Charles Murray has a few problems with the United States’ current educational policy. In his book Real Education, he lists four cardinal ones: ability varies; half of all children are below average; too many people are going to college; and America’s future depends on how we educate the academically gifted. He argues that these are ideas that must be embraced before public education can improve.
Murray starts with the idea that the ability to do and learn certain things varies in degree and kind with children. He uses the multiple-intelligence system developed by Howard Gardner to define the different kinds, although he prefers to call these types of intelligence “abilities.” The abilities that he describes are: bodily-kinesthetic, musical, interpersonal, intrapersonal, spatial, logical-mathematical, and linguistic. He separates linguistic, logical-mathematical, and spatial abilities associated with mental visualization into one other category he calls “academic ability.” He also believes that the current measures used in elementary schools are not effective in determining these. He says, “Educational measures such as test scores and grades tend to make differences among schoolchildren look as though they are ones of degree when in reality some of them are differences in kind.” He goes on to say that educators should not run on the assumption that every child has some above average ability and will overcome their deficits. He argues, “Schools that ignore those realities are doing a disservice to all their students.”
The next problem that Murray discusses is that half of all children are below average. Although he agrees that most readers of his book would be able to empathize as to “what below average means for” most of the abilities, he disagrees that any of his readers would understand what it means to be below average in academic ability. This is because his readers are at a level where they can read a public policy book and find it interesting.” A second reason “is the nature of cognitive segregation.” He argues that certain people are interested in certain topics, and these people are usually either from a wealthy background or a highly academic background.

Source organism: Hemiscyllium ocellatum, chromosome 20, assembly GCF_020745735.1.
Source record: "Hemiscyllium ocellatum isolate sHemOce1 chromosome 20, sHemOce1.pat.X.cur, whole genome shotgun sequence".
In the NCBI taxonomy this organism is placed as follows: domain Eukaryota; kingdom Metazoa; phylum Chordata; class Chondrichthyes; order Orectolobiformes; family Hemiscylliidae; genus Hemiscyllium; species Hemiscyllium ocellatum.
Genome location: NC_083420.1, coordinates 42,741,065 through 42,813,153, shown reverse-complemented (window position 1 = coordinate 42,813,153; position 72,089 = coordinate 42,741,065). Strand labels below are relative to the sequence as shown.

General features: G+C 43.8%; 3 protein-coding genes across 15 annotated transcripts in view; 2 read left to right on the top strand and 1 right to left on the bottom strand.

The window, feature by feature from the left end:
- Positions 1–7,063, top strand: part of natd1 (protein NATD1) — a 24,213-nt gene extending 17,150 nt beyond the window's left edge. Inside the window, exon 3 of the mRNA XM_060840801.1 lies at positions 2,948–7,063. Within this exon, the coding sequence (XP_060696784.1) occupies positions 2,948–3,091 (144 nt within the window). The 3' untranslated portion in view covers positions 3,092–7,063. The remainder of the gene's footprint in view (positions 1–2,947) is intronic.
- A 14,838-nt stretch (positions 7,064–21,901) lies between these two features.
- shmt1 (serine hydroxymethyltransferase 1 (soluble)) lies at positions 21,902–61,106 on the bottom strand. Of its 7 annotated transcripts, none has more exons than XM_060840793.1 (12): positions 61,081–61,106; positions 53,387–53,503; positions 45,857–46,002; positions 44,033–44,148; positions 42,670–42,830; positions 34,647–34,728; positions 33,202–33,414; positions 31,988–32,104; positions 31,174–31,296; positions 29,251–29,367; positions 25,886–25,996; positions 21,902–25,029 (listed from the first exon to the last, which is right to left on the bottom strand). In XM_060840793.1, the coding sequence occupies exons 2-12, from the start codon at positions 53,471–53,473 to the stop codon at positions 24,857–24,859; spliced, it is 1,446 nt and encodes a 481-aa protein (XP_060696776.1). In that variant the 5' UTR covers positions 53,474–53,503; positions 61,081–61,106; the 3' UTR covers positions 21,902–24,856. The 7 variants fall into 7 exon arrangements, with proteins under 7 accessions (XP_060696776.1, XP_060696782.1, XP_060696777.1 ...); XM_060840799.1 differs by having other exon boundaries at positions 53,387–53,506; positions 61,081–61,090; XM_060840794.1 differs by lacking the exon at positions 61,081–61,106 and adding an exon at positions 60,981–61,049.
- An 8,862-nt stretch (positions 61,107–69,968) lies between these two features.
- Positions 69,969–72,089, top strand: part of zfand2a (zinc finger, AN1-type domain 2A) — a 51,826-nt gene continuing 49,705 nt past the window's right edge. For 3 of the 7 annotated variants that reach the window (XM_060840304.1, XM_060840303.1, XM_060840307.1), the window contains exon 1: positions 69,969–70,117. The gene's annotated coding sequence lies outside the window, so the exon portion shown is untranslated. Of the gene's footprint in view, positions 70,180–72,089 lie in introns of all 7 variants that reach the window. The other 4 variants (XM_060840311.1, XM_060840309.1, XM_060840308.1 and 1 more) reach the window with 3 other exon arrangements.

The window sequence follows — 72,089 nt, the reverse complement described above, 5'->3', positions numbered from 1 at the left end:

Murray states that “Just not smart enough” “is a phrase that we all use in conversation, we all know what it means, and it has to be made available once again to discussions about educational policy.” He also gives three arguments that could realistically disprove his ideas: “The measure of academic ability is invalid. We can raise academic ability. The schools are so bad that low-ability students can learn a lot more even if their ability is unchanged.” He discusses each argument in turn. He explains that academic ability as he uses it is virtually an IQ score. He says, “Even if no test is administered, 50 percent of the children are below average, 33 percent are in the bottom third, and 10 percent are in the bottom decile. There is no getting around it.” He says, “We arrive now at the heart of the educational romanticism that pervades American education.” He comes to this conclusion: “To continue to assert that major improvements are possible in the academic test performance of the lower half of the distribution through reform of the public schools is more than a triumph of hope over experience. It ignores experience altogether. It is educational romanticism.”
The third problem Murray has with the public education system is that it encourages every student to go to college. He says, “One of the most damaging messages of educational romanticism has been that everyone should go to college.” In regard to this, he discusses five topics. “The first is…How smart do you have to be to cope with genuine college-level material? … The second topic [is] college’s role in providing a liberal education.… Next I turn to the ways in which colleges are becoming obsolete….The fourth topic is labeled ‘College isn’t all it’s cracked up to be.’… Finally, I turn to the divisive role that the college degree is acquiring in American society.” Murray argues that it would be more beneficial for many students to pursue a vocation or attend a vocational or community college before starting to work rather than focusing on getting into a four-year college.”
Murray’s last point, that “America’s future depends on how we educate the academically gifted,” focuses on teaching them to be good leaders, as he says, “The last of the simple truths is easily misunderstood, so let me be clear at the outset: The proposition is not that America’s future should depend on an elite that is educated to run the country, but that…America’s future does depend on an elite that runs the country.” He argues, “The elite is already smart. It needs to be wise.” He says that schooling and education should not be easy for them—they need to be challenged in order to grow more, and they should not be overly praised. He argues that they need to be taught to be good, virtuous, and humble.
Murray has a few ideas to make the changes he calls for. These are:
• “Establish the limits of the possible;
• “Find out what each child’s abilities are;
• “Give a safe and orderly classroom to every student who is trying to learn, no matter what;
• “Teach the core knowledge curriculum to every student;
• “Let gifted children go as fast as they can;
• “Teach the forgotten half how to make a living;
• “Expand choice;
• “Use certification to undermine the BA;
• Make sure every academically-gifted student gets a liberal education;
• Take responsibility.”
Murray finishes, “The goal of education is to bring children into adulthood having discovered things they enjoy doing and doing them at the outermost limits of their potential…. It is a quintessentially human satisfaction, and its universality can connect us all. Opening the door to that satisfaction is what real education does.”